Luc Callanach has moved from Interpol and his home in France. He has returned to Edinburgh, drawn by a Scottish father he can barely remember and trying to leave behind his past. Thrown straight in at the deep end, his first case as Detective Inspector is to look into the case of Elaine Buxton, when her missing persons case turns into a murder investigation. When another woman goes missing Luc and his team are on a race to find her before she befalls the same fate as Elaine.
This book is a break from the norm in that the reader learns about the perpetrator from the very beginning. The opening is quite gruesome, with more than one occasion in the book that may cause a reader to wince or cringe and we see into the mind of a twisted individual. As the story progresses we learn more about this person and what drives them to do the things they do. As the story develops the reader becomes more and more involved in the case and ever more eager for the perpetrator to be caught.
Along side this we see how Luc and his team progress with the case. The reader is privy to more information than the detectives so rather than a whodunit, this story is more of a look at how the police work out who the perpetrator is. This technique is a double-edged sword. It was refreshing to read a book and not be trying to figure out who was at fault. But I also found myself shouting and sighing at the police when they missed an obvious (to the reader) clue.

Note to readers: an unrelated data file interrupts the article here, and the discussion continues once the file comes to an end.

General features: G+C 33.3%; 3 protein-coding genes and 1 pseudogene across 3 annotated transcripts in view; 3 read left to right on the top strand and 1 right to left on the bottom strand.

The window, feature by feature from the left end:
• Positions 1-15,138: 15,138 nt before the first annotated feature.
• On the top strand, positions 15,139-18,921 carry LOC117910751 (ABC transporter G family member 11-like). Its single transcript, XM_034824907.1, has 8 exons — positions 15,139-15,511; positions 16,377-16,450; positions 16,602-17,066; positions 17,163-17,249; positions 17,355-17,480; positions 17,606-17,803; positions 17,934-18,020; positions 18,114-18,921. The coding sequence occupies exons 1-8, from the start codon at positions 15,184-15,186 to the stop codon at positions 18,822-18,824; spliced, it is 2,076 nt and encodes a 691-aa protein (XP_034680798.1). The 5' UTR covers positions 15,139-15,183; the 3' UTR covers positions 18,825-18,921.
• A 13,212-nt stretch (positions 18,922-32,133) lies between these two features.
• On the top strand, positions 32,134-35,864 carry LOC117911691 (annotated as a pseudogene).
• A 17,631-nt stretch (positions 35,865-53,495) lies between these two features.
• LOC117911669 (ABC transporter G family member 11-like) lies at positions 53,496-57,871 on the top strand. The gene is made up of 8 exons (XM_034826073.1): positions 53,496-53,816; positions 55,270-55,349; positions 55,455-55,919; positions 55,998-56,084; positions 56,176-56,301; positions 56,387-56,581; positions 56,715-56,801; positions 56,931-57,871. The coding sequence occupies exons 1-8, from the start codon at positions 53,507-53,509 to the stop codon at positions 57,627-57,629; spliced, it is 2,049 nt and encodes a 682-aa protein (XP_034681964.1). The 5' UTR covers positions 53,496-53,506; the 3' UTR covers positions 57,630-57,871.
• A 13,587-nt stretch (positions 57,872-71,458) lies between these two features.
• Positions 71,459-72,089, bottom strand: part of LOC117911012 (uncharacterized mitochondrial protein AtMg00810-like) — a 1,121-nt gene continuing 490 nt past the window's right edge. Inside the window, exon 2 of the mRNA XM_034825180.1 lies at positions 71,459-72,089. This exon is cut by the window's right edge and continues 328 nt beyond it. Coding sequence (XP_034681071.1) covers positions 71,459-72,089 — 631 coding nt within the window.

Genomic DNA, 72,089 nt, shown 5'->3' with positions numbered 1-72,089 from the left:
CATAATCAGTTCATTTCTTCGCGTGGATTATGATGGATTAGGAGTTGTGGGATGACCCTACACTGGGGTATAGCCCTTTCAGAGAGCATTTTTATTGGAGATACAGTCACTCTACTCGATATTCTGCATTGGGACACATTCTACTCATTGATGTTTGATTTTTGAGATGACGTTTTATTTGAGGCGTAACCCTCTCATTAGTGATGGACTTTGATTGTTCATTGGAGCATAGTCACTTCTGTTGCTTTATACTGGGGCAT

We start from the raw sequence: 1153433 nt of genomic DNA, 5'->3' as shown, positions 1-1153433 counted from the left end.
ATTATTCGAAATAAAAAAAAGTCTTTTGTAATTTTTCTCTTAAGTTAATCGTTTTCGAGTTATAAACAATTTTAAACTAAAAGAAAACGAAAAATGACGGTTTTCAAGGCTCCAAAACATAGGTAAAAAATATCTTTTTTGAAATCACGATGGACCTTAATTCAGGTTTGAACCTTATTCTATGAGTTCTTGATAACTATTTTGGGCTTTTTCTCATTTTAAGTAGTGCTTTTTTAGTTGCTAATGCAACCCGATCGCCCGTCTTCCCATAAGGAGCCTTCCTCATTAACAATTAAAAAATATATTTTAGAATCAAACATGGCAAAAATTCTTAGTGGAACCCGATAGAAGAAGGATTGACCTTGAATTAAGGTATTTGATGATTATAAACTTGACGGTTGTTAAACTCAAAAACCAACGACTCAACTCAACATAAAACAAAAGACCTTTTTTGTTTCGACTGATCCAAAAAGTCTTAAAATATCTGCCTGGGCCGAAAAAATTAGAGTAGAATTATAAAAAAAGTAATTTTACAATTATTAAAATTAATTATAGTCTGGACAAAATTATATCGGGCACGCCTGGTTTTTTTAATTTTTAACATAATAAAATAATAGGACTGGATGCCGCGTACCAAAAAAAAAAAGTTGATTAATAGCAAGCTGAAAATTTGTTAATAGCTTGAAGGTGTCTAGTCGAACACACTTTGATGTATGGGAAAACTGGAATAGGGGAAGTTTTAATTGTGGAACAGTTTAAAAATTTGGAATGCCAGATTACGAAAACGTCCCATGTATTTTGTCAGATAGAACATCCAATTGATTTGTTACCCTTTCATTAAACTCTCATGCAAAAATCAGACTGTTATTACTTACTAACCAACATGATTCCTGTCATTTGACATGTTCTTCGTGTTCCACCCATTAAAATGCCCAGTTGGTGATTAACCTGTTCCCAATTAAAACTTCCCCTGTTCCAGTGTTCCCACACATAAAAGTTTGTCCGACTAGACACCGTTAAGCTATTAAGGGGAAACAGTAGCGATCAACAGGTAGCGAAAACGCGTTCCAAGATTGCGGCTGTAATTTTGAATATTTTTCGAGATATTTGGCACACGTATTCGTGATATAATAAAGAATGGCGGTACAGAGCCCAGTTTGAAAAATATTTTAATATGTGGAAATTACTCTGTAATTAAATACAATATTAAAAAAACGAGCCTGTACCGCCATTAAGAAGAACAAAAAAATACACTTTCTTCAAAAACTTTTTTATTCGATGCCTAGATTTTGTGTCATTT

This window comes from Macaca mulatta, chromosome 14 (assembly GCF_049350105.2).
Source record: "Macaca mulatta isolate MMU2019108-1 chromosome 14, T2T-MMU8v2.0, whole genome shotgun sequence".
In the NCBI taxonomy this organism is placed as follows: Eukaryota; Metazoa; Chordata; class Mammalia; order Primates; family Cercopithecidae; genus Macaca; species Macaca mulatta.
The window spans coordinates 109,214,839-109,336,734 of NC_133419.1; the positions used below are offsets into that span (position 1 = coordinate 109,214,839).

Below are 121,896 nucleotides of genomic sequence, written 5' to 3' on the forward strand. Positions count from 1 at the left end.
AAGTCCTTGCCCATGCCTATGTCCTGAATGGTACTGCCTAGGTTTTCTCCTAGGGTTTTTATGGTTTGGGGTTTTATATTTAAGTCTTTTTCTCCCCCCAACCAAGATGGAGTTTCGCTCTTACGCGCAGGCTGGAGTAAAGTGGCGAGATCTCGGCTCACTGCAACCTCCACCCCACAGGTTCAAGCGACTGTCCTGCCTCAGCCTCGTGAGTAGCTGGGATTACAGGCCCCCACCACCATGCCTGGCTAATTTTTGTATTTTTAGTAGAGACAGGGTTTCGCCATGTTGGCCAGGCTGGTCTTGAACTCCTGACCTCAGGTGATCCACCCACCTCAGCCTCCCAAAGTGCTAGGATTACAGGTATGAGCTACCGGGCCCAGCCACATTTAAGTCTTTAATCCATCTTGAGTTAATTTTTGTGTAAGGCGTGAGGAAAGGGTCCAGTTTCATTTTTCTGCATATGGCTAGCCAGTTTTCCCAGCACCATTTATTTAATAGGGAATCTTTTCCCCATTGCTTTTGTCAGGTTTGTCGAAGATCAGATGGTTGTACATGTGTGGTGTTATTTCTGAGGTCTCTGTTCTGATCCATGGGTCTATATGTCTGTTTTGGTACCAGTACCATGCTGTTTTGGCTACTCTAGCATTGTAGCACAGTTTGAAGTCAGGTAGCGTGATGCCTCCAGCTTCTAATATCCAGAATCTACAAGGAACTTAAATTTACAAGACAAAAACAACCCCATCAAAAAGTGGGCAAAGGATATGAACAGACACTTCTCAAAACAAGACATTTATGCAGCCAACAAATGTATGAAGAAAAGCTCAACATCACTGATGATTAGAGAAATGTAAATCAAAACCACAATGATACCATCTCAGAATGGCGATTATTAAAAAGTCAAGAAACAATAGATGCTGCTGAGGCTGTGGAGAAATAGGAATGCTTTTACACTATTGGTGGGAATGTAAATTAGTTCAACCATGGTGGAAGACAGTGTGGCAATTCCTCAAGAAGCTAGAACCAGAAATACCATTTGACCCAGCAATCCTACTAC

I wasn’t sure what to make of Luc Callanach. There is much to like about him, he is tenacious, driven and forthright. But there are a couple of aspects about his personality that tarnish him, little things that made me not quite like him. It didn’t stop me liking reading about him. His team are a mixed bunch, there are the newer officers, eager to please and less inclined towards judging. There are those who are more defiant, quick to rush to judgement, with obvious effects on the team and the case as a result. Then there is DI Ava Turner. She is acerbic, quick-witted and the perfect partner for Callanach.
This was an interesting, entertaining crime drama, with a variety of characters, with interesting back stories and a chilling villain.
Perfect Remains is the first in the Luc Callanach series. I look forward to reading more novels featuring Callanach and Turner soon.